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Modernity and the Architecture of Mexico

Modernity and the Architecture of Mexico
Foreword by Ricardo Legorreta

A critical reappraisal of the notion of modernity in Mexican architecture and its influence on a generation of Mexican architects

January 1997
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232 pages | 6 x 9 | 72 b&w photos, 8 line drawings |
ISBN: 
978-0-292-70853-2
Description: 

Since the mid 1970s, there has been an extraordinary renewal of interest in early modern architecture, both as a way of gaining insight into contemporary architectural culture and as a reaction to neoconservative postmodernism. This book undertakes a critical reappraisal of the notion of modernity in Mexican architecture and its influence on a generation of Mexican architects whose works spanned the 1920s through the 1960s.

Nine essays by noted architects and architectural historians cover a range of topics from broad-based critical commentaries to discussions of individual architects and buildings. Among the latter are the architects Enrique del Moral, Juan O'Gorman, Carlos Obregón Santacilia, Juan Segura, Mario Pani, and the campus and stadium of the Ciudad Universitaria in Mexico City.

Relatively little has been published in English regarding this era in Mexican architecture. Thus, Modernity and the Architecture of Mexico will play a groundbreaking role in making the underlying assumptions, ideological and political constructs, and specific architect's agendas known to a wide audience in the humanities. Likewise, it should inspire greater appreciation for this undervalued body of works as an important contribution to the modern movement.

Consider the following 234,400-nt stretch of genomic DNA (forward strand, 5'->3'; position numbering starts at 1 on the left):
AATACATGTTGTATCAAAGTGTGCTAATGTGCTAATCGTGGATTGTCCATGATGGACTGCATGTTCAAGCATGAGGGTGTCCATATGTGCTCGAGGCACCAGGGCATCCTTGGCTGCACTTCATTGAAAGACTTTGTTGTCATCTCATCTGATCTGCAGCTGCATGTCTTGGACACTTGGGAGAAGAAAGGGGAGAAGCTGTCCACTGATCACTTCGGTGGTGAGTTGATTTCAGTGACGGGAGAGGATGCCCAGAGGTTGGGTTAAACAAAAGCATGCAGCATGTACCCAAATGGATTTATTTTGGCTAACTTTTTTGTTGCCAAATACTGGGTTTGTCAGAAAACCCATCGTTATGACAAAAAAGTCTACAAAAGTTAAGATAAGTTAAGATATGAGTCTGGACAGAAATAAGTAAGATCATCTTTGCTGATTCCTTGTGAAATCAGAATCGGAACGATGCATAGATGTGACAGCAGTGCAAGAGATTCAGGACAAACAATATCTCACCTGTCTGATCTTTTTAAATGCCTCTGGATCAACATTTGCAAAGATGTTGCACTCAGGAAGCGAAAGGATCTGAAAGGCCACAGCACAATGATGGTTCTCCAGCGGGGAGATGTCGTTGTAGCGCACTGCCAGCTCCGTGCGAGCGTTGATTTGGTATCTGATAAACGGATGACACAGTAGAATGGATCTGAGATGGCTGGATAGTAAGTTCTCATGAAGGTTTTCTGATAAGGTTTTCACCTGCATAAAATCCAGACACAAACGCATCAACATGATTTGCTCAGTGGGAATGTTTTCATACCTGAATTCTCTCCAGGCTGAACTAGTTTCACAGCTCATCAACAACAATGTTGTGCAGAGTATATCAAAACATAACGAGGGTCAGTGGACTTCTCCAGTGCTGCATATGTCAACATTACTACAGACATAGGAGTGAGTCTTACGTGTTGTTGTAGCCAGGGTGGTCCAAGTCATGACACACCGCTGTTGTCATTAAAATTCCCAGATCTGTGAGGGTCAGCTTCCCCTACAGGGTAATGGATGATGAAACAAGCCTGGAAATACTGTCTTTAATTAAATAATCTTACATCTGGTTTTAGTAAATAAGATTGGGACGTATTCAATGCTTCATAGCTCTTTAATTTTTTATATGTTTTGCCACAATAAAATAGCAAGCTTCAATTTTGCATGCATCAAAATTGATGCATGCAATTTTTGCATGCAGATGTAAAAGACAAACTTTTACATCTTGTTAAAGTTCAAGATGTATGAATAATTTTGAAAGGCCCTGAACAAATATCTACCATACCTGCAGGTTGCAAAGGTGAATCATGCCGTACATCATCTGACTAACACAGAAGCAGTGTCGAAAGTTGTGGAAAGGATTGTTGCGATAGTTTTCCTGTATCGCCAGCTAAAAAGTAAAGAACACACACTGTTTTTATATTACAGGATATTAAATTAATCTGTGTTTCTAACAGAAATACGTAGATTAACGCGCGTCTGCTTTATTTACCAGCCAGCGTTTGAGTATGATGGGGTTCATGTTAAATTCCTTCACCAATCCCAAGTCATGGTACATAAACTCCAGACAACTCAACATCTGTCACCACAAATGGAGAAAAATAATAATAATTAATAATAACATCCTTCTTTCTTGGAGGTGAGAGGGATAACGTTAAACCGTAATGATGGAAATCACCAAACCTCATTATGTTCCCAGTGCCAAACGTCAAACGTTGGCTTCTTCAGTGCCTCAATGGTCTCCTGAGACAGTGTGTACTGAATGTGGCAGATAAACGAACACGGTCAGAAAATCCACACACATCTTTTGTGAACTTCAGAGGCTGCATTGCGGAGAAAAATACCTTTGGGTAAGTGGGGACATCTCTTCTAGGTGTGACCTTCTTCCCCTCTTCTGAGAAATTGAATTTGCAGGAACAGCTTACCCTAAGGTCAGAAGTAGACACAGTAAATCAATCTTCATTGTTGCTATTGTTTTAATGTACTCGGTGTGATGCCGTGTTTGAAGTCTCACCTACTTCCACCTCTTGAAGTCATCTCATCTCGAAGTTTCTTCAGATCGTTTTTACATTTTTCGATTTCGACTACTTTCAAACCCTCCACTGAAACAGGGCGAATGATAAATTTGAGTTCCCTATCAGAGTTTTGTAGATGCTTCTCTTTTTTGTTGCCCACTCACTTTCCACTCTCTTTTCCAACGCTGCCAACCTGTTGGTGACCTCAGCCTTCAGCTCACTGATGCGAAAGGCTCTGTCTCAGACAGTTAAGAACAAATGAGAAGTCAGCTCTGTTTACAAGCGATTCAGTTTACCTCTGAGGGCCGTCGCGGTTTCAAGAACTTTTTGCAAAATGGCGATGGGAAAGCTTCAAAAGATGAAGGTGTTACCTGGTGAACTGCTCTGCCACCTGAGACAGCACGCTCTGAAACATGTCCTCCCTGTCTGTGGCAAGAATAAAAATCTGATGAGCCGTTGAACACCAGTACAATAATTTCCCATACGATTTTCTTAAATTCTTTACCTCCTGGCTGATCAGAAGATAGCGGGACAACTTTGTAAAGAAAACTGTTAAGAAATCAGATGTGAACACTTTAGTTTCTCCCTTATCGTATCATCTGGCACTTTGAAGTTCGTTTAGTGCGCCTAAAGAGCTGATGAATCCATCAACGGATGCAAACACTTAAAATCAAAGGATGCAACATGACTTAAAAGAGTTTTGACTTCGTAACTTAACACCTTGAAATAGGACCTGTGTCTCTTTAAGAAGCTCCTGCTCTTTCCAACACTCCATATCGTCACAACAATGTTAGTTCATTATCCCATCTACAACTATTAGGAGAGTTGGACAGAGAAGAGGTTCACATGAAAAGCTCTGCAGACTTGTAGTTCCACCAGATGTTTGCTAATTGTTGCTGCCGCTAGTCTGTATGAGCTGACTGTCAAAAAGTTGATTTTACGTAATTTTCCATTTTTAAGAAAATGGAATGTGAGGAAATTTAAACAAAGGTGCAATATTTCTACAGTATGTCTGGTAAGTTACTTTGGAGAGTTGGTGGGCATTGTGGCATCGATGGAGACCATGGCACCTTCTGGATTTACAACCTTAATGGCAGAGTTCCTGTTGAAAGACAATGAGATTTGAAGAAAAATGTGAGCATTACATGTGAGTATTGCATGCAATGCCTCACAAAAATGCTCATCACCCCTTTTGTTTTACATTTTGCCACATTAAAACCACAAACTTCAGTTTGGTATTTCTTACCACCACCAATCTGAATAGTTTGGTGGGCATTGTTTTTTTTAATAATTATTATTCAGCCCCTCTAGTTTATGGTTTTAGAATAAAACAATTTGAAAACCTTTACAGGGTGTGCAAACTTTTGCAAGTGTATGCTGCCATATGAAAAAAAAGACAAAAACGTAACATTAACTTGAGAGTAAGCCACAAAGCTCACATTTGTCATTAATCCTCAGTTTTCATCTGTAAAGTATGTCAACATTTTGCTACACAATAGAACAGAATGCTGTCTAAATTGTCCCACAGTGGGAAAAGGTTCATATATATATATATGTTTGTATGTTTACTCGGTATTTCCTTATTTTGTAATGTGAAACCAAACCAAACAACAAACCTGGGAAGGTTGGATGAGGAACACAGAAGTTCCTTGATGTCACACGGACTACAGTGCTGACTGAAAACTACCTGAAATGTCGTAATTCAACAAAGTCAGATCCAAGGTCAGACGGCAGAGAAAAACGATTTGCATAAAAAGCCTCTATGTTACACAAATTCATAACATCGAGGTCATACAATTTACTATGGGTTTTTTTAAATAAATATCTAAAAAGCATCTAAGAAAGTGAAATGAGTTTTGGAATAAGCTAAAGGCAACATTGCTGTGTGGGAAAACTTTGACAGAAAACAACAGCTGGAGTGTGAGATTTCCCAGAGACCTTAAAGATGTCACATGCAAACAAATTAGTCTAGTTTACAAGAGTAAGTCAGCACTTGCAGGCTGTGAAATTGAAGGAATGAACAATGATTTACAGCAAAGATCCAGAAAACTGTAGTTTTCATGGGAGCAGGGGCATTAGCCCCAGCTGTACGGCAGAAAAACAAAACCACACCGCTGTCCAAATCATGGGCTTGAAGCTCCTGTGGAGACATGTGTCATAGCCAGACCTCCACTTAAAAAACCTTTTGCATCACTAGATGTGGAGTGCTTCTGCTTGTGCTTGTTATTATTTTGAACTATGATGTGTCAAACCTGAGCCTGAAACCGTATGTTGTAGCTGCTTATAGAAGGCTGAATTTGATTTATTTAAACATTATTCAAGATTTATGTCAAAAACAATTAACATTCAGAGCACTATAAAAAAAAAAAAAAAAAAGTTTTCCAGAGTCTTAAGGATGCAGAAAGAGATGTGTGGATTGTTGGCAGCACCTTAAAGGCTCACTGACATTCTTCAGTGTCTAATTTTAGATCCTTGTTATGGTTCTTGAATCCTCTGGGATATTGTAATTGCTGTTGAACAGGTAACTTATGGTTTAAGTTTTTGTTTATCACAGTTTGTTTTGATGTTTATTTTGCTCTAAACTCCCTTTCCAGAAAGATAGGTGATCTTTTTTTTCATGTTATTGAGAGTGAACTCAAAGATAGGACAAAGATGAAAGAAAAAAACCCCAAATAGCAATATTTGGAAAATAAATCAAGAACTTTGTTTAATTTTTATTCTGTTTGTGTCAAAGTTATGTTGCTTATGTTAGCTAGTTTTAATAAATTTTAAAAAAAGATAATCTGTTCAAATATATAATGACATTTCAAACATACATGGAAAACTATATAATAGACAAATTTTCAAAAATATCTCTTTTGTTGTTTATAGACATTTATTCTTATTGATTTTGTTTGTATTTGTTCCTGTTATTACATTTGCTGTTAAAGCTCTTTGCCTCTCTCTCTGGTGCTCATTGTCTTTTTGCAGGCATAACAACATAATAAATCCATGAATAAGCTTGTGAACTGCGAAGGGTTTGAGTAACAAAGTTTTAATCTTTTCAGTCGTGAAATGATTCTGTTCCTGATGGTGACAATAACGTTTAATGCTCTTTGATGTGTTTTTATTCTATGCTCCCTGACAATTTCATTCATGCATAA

Contents: 
  • Foreword by Ricardo Legorreta
  • Acknowledgments
  • Introduction
  • Alberto Pérez-Gómez. Mexico, Modernity, And Architecture: An Interview with Alberto Pérez-Gómez
  • Antonio E. Méndez-Vigatá. Politics And Architectural Language: Post-Revolutionary Regimes in Mexico and Their Influence on Mexican Public Architecture, 1920-1952
  • Celia Ester Arredondo Zambrano. Modernity In Mexico: The Case of the Ciudad Universitaria
  • Alberto Kalach. Architecture And Place: The Stadium of the University City
  • William J. R. Curtis. "The General And The Local": Enrique del Moral's Own House, Calle Francisco Ramirez 5, Mexico City, 1948
  • Edward R. Burian. The Architecture Of Juan O'Gorman: Dichotomy and Drift
  • Carlos G. Mijares Bracho. The Architecture Of Carlos Obregón Santacilia: A Work for Its Time and Context
  • Antonio Toca Ferndndez. Juan Segura: The Origins of Modern Architecture in Mexico
  • Louise Noelle Merles. The Architecture And Urbanism Of Mario Pani: Creativity and Compromise
  • Postscript
  • Notes on the Contributors
  • Selected Bibliography
  • Index
Author: 

Edward R. Burian is a practicing architect based in Tucson, Arizona, whose writings and professional practice focus on the American Southwest and Mexico. He was educated at Yale and the University of Southern California and has taught at several schools of architecture in the American Southwest.

Excerpts: 

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The title of this book suggests a critical discussion of the notion of modernity and its unique development within Mexican architecture and urbanism from the period of political stabilization that began in 1928 after the Mexican Revolution to the social and political upheaval associated with the Olympic Games in Mexico City in 1968. While revolutions and games are not bookends, in this case they serve as useful demarcations of architectural activity in Mexico.